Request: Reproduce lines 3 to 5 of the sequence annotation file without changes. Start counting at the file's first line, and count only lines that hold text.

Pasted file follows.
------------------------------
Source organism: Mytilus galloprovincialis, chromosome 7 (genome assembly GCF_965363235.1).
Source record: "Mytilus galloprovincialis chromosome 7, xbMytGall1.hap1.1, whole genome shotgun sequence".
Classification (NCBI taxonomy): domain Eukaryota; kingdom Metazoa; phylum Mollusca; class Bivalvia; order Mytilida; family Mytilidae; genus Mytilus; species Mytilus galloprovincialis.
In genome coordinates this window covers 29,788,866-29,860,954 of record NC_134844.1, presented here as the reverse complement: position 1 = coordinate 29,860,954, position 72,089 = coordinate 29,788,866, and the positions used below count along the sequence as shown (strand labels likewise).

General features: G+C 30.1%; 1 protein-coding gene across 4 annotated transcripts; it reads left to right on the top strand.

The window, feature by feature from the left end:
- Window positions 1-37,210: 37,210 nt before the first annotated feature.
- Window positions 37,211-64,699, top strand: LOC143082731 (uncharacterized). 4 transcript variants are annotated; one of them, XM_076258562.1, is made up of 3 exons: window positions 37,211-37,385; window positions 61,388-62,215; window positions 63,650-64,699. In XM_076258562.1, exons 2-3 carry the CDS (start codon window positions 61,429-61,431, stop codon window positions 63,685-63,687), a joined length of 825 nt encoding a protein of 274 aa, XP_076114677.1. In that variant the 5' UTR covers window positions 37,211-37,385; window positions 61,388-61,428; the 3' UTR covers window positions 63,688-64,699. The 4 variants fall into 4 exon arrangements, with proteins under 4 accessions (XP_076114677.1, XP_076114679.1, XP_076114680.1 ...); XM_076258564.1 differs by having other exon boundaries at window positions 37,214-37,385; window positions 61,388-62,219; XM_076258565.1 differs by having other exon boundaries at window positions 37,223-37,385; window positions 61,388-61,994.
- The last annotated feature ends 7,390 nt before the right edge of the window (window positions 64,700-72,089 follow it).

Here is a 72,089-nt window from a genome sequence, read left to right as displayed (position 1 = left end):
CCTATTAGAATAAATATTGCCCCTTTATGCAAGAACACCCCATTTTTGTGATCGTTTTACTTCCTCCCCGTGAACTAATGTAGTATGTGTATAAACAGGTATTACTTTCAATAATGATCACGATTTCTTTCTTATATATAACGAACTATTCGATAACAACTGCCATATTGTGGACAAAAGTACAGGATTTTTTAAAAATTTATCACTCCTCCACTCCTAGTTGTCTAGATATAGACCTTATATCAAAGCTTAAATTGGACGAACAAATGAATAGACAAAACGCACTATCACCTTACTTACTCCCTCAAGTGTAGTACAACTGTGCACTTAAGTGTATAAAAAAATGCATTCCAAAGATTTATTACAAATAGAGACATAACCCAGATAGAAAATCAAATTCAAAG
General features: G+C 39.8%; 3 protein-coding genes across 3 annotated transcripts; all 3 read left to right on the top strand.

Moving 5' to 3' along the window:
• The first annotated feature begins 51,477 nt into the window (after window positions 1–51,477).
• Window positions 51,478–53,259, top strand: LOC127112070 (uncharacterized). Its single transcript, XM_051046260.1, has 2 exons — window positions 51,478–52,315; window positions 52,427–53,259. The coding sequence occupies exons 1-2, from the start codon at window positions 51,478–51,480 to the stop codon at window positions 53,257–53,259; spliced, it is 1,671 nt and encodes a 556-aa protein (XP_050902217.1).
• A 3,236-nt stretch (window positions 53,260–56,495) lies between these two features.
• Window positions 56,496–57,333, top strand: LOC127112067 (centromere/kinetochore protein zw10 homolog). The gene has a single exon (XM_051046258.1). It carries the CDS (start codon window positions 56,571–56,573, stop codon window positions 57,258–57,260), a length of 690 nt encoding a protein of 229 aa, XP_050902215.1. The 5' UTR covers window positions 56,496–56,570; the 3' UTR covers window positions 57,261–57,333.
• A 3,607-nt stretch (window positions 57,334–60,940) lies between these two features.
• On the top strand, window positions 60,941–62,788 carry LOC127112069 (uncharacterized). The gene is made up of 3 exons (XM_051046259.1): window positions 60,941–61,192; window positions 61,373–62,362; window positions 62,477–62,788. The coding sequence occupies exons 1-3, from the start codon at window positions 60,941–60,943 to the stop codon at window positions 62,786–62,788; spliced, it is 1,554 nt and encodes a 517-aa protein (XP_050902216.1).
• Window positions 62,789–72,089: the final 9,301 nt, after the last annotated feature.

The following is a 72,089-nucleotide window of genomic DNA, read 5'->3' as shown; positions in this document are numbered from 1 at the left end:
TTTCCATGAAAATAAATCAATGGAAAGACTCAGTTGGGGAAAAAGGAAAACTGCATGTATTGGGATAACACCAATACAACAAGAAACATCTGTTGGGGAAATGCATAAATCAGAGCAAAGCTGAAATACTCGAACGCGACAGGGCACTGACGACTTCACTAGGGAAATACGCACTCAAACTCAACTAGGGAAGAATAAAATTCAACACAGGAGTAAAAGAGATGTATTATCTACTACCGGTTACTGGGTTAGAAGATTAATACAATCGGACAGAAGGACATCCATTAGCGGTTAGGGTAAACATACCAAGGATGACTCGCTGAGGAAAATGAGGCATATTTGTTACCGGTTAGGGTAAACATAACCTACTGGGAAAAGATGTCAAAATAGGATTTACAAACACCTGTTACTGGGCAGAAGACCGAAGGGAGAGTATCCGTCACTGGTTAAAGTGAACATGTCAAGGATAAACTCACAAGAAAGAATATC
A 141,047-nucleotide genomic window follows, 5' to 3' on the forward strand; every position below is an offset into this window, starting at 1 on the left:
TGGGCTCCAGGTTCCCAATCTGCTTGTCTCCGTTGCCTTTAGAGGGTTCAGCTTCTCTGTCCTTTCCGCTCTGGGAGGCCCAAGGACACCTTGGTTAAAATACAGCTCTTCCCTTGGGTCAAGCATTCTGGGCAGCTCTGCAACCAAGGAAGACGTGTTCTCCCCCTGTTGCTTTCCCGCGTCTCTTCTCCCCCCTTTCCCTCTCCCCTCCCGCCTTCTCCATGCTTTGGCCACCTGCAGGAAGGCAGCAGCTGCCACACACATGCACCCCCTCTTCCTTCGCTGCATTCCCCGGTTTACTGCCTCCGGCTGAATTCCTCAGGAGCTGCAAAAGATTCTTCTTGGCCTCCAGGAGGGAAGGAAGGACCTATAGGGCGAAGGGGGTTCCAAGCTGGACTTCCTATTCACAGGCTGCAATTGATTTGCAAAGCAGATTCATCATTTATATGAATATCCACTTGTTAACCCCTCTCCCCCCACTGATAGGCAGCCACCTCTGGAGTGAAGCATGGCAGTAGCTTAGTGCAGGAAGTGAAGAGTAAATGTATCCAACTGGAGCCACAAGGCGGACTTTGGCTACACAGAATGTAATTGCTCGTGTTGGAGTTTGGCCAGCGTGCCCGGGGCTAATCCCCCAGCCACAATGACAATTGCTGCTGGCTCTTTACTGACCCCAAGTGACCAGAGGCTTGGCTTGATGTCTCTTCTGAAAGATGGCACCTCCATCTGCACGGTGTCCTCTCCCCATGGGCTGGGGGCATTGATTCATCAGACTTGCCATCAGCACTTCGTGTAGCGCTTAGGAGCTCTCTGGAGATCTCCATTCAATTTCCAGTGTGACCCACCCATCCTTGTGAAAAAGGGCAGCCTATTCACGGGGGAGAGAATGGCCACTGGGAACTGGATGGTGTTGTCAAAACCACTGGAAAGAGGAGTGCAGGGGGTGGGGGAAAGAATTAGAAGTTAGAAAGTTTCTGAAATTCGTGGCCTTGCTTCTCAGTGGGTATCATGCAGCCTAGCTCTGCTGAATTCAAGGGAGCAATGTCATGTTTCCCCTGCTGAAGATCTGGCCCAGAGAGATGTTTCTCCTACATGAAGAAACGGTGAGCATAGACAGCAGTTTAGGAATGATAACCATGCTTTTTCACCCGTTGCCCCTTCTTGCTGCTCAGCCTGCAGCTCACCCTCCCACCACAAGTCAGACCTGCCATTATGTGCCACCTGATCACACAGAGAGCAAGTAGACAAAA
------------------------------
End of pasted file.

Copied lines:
Classification (NCBI taxonomy): domain Eukaryota; kingdom Metazoa; phylum Mollusca; class Bivalvia; order Mytilida; family Mytilidae; genus Mytilus; species Mytilus galloprovincialis.
In genome coordinates this window covers 29,788,866-29,860,954 of record NC_134844.1, presented here as the reverse complement: position 1 = coordinate 29,860,954, position 72,089 = coordinate 29,788,866, and the positions used below count along the sequence as shown (strand labels likewise).

General features: G+C 30.1%; 1 protein-coding gene across 4 annotated transcripts; it reads left to right on the top strand.